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The colorful history of the domestic cat, filled in by the latest paleogenetic study, illustrates many fun facts that are consistent with biblical truth.
Detailed images of a newly discovered species of hell ant—extinct ants with scythe-like jaws—in Burmese amber may hold the answer to how they ate.
Many parasitoid wasps optimize the reception for their larvae by injecting venom that disables the host insect’s immune system or changes its behavior.
Scientists report the biochemical footprint of a particular sugar polymer—a type that modern humans cannot make—has been found in an ancient African fossil.
A group of scientists at Tel Aviv University propose that bacteria in our intestines may be responsible for human altruism.
The diversity of bird egg shapes spans a wide range from spherical to elliptical with many degrees of asymmetry. Why?
Amphioxus is an “obvious” link between invertebrates and vertebrates for those who believe they must be linked by a shared evolutionary ancestor.
We’ve all heard that, compared to mammalian animals like dogs, humans have a poor sense of smell. Did you know that this notion is a 19th century myth?
Ancient Egyptians were quite conscious of their sinful hearts and recognized the threat their guilty hearts posed to their chances for eternal bliss.
Naked mole-rats survive extreme oxygen deprivation in their crowded burrows by switching on fructose metabolizing machinery in their heart and brain cells.
The tiny tropical fangblenny reveals fangs when it opens its mouth, but unusual venom is the real key to its defense—and to the defense of its look-alikes.
Evolutionists believe that new information about gill embryology suggests gills evolved in the common ancestor of all fish.
The stories about origins of the Greek gods stand in contrast to the one true God, who according to the Bible is not a created being but has always existed.
Are human feet the foundational distinction between knuckle-walking apes and us? How did we learn to walk this way?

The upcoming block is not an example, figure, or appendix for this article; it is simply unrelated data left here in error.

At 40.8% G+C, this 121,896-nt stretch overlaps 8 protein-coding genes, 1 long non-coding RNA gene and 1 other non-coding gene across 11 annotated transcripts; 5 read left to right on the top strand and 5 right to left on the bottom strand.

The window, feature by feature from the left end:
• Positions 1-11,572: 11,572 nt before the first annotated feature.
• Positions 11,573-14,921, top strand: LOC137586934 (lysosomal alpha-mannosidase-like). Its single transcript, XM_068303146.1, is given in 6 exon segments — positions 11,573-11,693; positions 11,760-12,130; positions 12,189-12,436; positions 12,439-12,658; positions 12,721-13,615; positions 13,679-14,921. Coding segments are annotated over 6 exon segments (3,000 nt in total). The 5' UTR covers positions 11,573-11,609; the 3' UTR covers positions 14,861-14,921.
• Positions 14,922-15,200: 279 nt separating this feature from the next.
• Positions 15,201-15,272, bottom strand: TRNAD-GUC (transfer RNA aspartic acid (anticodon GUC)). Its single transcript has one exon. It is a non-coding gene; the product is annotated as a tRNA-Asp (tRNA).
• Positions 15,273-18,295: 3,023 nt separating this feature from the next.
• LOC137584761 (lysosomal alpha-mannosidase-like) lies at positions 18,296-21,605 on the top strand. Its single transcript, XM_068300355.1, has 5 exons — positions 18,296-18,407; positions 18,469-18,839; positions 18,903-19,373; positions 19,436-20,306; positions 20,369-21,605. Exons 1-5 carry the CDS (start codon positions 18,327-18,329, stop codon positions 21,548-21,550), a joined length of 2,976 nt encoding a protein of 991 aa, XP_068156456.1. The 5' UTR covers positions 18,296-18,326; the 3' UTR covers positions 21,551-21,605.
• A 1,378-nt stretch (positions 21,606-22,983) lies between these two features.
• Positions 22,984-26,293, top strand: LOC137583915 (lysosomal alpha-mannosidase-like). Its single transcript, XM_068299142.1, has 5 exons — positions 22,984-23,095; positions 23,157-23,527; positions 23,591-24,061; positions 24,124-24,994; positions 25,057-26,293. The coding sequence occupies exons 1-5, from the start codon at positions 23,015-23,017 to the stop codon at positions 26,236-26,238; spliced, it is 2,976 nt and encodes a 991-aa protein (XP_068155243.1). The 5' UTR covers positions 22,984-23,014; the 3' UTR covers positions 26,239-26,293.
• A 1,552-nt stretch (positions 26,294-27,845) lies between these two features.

Observable science confirms preserved collagen fragments in dinosaur bone are authentic, but does not show protein can be preserved for millions of years.
Saccorhytus is, the authors believe, the oldest and simplest known deuterostome, the evolutionary forebear of all vertebrates and some invertebrates.
If all the ingredients necessary for life can occur naturally, does that mean over time they can evolve into a living creature?
Let’s look at the molecular clock credited with resolving the timeline and see if we are “closer than ever to a timeline for human evolution.”
Biophysicists, observing the fascinating properties of liquid droplets, propose that liquid droplet physics could explain how life began.
Though monkeys can’t imitate human language despite speech-ready vocal tracts because of their brains’ wiring, their versatile alarm calls meet their needs.
If we share a common ancestor with a chimpanzee, as evolutionists confidently maintain, then how did our brains leap so far ahead in size and capability?
Scientists from Northwestern University have developed a mathematical model that may help explain animal ornamental mysteries.
A study in Proceedings of the National Academy of Sciences suggests that the modern practice of Caesarean section is rapidly altering human evolution.
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